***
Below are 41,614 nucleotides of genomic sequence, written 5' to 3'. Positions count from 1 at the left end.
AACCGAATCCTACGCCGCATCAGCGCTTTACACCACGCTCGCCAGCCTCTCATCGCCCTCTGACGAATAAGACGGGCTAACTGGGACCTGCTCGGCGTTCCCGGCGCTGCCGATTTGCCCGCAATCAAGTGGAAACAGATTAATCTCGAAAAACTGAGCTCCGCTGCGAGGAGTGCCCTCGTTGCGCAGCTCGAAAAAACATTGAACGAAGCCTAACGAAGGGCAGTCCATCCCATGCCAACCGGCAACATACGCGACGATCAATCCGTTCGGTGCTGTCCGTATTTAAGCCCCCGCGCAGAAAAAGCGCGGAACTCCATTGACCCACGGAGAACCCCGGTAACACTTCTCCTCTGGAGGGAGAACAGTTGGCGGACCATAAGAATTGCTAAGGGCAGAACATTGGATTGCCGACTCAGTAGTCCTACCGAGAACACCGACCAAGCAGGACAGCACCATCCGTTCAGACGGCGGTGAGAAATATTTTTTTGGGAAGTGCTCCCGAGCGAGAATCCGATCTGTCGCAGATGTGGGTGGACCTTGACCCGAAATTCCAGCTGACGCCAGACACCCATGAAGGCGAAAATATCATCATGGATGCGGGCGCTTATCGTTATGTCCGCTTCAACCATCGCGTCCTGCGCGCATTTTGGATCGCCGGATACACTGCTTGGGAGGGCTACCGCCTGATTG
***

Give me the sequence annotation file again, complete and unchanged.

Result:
Below are 41,614 nucleotides of genomic sequence, written 5' to 3'. Positions count from 1 at the left end.
AACCGAATCCTACGCCGCATCAGCGCTTTACACCACGCTCGCCAGCCTCTCATCGCCCTCTGACGAATAAGACGGGCTAACTGGGACCTGCTCGGCGTTCCCGGCGCTGCCGATTTGCCCGCAATCAAGTGGAAACAGATTAATCTCGAAAAACTGAGCTCCGCTGCGAGGAGTGCCCTCGTTGCGCAGCTCGAAAAAACATTGAACGAAGCCTAACGAAGGGCAGTCCATCCCATGCCAACCGGCAACATACGCGACGATCAATCCGTTCGGTGCTGTCCGTATTTAAGCCCCCGCGCAGAAAAAGCGCGGAACTCCATTGACCCACGGAGAACCCCGGTAACACTTCTCCTCTGGAGGGAGAACAGTTGGCGGACCATAAGAATTGCTAAGGGCAGAACATTGGATTGCCGACTCAGTAGTCCTACCGAGAACACCGACCAAGCAGGACAGCACCATCCGTTCAGACGGCGGTGAGAAATATTTTTTTGGGAAGTGCTCCCGAGCGAGAATCCGATCTGTCGCAGATGTGGGTGGACCTTGACCCGAAATTCCAGCTGACGCCAGACACCCATGAAGGCGAAAATATCATCATGGATGCGGGCGCTTATCGTTATGTCCGCTTCAACCATCGCGTCCTGCGCGCATTTTGGATCGCCGGATACACTGCTTGGGAGGGCTACCGCCTGATTG